NNFN: How far would you go to research a non-fiction book? A guest post by Catherine Bruzzone

257-333-my-book-of-bike-activitiesCatherine Bruzzone is the author of My Book of Bike Activities, a fun activity book for 6-11 year olds which features in our ‘100 Brilliant Non-Fiction Books for Children and Young People‘. She has two daughters and one, new, granddaughter and lives in Twickenham. Having cycled from Wales to London, London to Venice and London to Northern Spain, in today’s guest post Cath describes another of the epic bike rides that inspired her to write a bike book for kids.


Puglia to Rome – Two pedalling pensioners and lots of prickly pears

“At the end of August, my partner and I cycled from Lecce in Puglia, in the heel of Italy, to Rome airport, 855 km. We had cycled in Italy before but in the north; what would we find in the ‘deep south’?

Country road near Lecce, Puglia

We found prickly pears, olive trees, windmills and loads of tomatoes! Also, small roads, little traffic and beautiful Baroque buildings. We discovered that owing to earthquakes and extreme poverty, especially after World War II, many people had emigrated all over the world – to Germany, Switzerland, France, Australia and the US. But they come back in the summer to visit ‘the old country’. We had a beer in the home village of the mayor of New York’s ‘nonno’ (grandpa). We also chatted to African workers harvesting tomatoes who were from Ivory Coast, Tunisia and Burkino Faso.

Old town of Accadía, Puglia – destroyed by an earthquake in the 1930s

It took us fifteen days including one day off and we averaged about 65 km/day. The longest day – the first – was a punishing 81.6 km. We were out for six to ten hours but actually cycling for about five hours. We did no training…but were pretty fit by the end.

It was searingly hot, over 35°C and we were out on the open road, no shelter. After the first day, we changed our normal leisurely routine. We set our alarm for 5.45 am and were on the road at 6.30 am. Then we cycled in the cool and stopped around 9am for a second breakfast: two coffees, four croissants for under €4!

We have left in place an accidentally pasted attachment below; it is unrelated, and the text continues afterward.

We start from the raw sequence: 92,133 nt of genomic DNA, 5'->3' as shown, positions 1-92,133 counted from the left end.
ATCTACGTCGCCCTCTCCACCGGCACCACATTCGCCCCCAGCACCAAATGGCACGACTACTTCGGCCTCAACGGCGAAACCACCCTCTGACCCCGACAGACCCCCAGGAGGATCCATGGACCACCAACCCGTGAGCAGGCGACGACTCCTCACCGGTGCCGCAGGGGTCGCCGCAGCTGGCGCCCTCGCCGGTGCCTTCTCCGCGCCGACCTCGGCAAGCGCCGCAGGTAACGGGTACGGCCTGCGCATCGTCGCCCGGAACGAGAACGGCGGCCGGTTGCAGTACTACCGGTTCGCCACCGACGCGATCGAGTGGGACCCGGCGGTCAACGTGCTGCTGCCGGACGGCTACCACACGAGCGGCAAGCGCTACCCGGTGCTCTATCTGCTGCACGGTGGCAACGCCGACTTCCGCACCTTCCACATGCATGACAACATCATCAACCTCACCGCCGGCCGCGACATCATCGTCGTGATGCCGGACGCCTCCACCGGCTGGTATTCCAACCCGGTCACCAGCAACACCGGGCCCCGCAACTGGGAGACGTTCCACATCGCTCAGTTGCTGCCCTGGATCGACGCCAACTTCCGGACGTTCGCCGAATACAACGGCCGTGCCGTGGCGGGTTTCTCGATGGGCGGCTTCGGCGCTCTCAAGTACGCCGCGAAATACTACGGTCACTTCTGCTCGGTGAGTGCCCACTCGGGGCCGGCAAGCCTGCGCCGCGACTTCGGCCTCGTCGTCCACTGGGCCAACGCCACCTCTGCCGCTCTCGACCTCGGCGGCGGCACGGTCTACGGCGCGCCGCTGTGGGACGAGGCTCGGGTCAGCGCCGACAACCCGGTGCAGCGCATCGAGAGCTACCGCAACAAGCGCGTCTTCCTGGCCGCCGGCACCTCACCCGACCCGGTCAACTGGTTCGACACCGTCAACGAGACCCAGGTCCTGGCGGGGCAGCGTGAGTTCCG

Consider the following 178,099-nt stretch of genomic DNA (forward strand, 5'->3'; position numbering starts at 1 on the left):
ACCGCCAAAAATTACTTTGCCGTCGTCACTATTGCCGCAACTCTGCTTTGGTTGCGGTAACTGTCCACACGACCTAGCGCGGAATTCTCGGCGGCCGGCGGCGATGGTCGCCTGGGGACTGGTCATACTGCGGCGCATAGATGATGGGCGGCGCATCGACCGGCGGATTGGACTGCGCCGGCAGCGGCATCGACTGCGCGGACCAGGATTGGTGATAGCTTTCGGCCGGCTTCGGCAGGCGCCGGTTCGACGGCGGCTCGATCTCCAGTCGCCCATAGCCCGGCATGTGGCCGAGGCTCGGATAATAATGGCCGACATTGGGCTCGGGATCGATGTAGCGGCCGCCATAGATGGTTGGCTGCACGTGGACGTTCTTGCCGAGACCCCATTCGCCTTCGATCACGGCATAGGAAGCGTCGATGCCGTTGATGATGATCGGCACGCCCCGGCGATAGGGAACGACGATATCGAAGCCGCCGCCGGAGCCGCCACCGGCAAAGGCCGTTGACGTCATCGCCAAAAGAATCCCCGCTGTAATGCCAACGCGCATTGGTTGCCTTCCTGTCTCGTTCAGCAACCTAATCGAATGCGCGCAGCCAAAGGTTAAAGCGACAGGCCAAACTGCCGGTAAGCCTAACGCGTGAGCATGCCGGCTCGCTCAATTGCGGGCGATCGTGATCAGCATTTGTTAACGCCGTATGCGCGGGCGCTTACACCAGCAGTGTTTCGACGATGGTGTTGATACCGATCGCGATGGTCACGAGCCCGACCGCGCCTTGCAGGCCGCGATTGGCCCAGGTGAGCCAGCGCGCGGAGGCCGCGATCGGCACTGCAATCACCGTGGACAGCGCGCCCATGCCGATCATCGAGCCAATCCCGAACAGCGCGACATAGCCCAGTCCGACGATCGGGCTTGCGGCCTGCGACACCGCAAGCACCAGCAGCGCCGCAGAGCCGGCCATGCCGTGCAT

Second breakfast in Apice new town, Campania (old one destroyed by earthquake)

Following our planned GPS route, we went north-west through the Apennine Mountains on the small ‘Strade Provinciali’. Puglia and Basilicata are very remote regions and once we cycled all day without passing a village or bar. We survived on energy bars and delicious roadside figs.

Basilicata-Puglia border

For centuries the population of Southern Italy was attacked from the sea by Greeks, Normans and Saracens. So the people took to living in hill villages and towns, away from the coast, where they could defend themselves. Hill villages look really beautiful but not to cyclists.

Pietravairanda, Campania – old town only inhabited in summer

There are no campsites away from the coast and we didn’t fancy wild camping with no shower after a very sweaty day. So we stayed in hotels, B&Bs and ‘agriturismi’ or farm stays that offer meals using their own or locally sourced produce. Normally we don’t book as we’re never sure how far we’ll cycle each day but we did call ahead in the remoter regions to avoid pedalling extra miles to find a bed.

Antipasto di salumi locali (starters of local cold meats)

We carried everything in two rear panniers and a ‘bar bag’, fixed to the handlebars that can be lifted off and carried around like a handbag. We took very few clothes and every night we washed our (padded) cycle shorts, t-shirts and socks, so even the smarter bedrooms looked more like a laundry.

The laundry

Road surfaces were often atrocious, on large or small roads: no whooshing downhill in case you ended up in a pothole.

Typical road surface

Best of all were the friendly people and the food.

Cassino market, Campania. Cassino had fierce fighting in World War II

In a small village, an old man stopped us to ask where we were from. He had lived and worked in Geneva before returning home. He declared that he was a citizen of the world. When a baby is born, he said, we say ‘un bambino è venuto nel mondo’, a baby has come into the world, not to Italy or England or Switzerland. Yes, indeed!

My wise friend, Campania (his wife keeping an eye!)

Il Colosseo (the Colosseum)…journey’s end”


That sounds like some dedication to researching a book, even if it also had plenty of plus sides! Our thanks to Catherine, and her publishers b small.

An extract from 'My Book of Bike Activities'

An extract from ‘My Book of Bike Activities’

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